Breaking Trust is The Primary Issue With Pornography Use

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Evidence is growing that pornography use can negatively impact attachment trust in the adult pair-bond relationship.

The  surge in Internet use over the past ten years has been accompanied by an equally serious increase in online sexual activities, such as pornography viewing and its combination of accessibility, affordability, and anonymity. With this surge in Internet pornography access has come significant evidence of growing compulsivity  and addictive behavior among some users.

Pornography invites and reinforces a non-intimate, non-relational, and therefore non-demanding and easy sexual experience. Pornography is detached, disconnected physiological arousal suited to the self-engrossed preoccupation typical of addictive experience and escape. Thus, compulsive pornography use clearly risks scripting self-indulgent, and self- focused pleasure stemming from a surrealistic virtual world, resulting in intimacy and erectile dysfunction when with a person’s real-life partner.

It is not surprising, therefore, that “the vast majority of partners use words such as “betrayal,” “cheating,” and “affair” to describe the significance that their partner’s involvement in pornography They  rank the deterioration of trust as the most significant negative impact of pornography use. Pornography is viewed, as it were, as a virtual infidelity and trust-breaker. It is often seen as well as just a chance opportunity away from actual infidelity.

Such rational inference is supported by research finding that exposure to pornography resulted in a significant increase in the acceptance of actual infidelity, a decrease in considering a relationship commitment as an essential institution, and a decrease in viewing frequent or occasional infidelity as cause ending the relationship.  Thus, there is research  to support the experience of a partner’s viewing of pornography as similar to the betrayal of an extra-relationship affair and behavior that reasonably casts doubt on the attachment security and safety available in the relationship. Parallel deception and lying to hide and protect pornography use represent a secondary negative impact on relationship trust.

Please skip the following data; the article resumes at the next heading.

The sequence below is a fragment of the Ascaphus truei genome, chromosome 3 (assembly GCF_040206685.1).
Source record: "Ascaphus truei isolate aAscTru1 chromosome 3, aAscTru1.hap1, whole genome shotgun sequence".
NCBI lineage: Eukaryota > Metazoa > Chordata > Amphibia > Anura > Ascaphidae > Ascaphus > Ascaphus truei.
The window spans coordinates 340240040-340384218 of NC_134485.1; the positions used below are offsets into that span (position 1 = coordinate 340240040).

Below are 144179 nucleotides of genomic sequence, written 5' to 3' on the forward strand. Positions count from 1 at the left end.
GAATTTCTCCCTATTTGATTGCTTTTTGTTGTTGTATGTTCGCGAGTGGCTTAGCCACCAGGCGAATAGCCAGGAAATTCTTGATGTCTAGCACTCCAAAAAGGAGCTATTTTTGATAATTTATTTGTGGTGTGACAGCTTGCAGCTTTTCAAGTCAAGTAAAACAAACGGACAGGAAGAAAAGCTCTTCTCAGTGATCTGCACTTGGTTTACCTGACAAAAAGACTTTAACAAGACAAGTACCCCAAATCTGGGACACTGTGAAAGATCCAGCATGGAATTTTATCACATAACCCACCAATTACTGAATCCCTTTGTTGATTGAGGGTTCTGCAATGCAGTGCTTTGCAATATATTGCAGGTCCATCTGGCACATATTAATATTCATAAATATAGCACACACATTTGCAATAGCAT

Whilst trust is often the primary issue, the partner may feel unattractive, question their self-image. Often following the discovery and the partner accesses the pornography, they are surprised that the material their partner is viewing is diametrically opposed to their beliefs about their partner and are often shocked.

Whilst experts such as John Gottman agree that the discovery of porn addiction may not end the relationship, issues such as trust, communication, and addressing the addiction need to be  worked through. Couples counselling and addiction counselling can be beneficial in the healing process.

In conclusion, a partner’s compulsive involvement with pornography and programming in its relationship and sexuality scripts, combined with deception, can produce changes in perceptions of one’s partner as available, responsive, and trustworthy, emotionally, psychologically, and physically. This results in a decrease in attachment security. Attachment erosion in turn appears likely to mediate significant deterioration of authentic intimacy and negative impacts on adult relationships . Separately and together, these effects represent significant jeopardy to the relationship and need to be addressed for the relationship to survive.

For pornography counselling please call John Arber today on 0418 720 176

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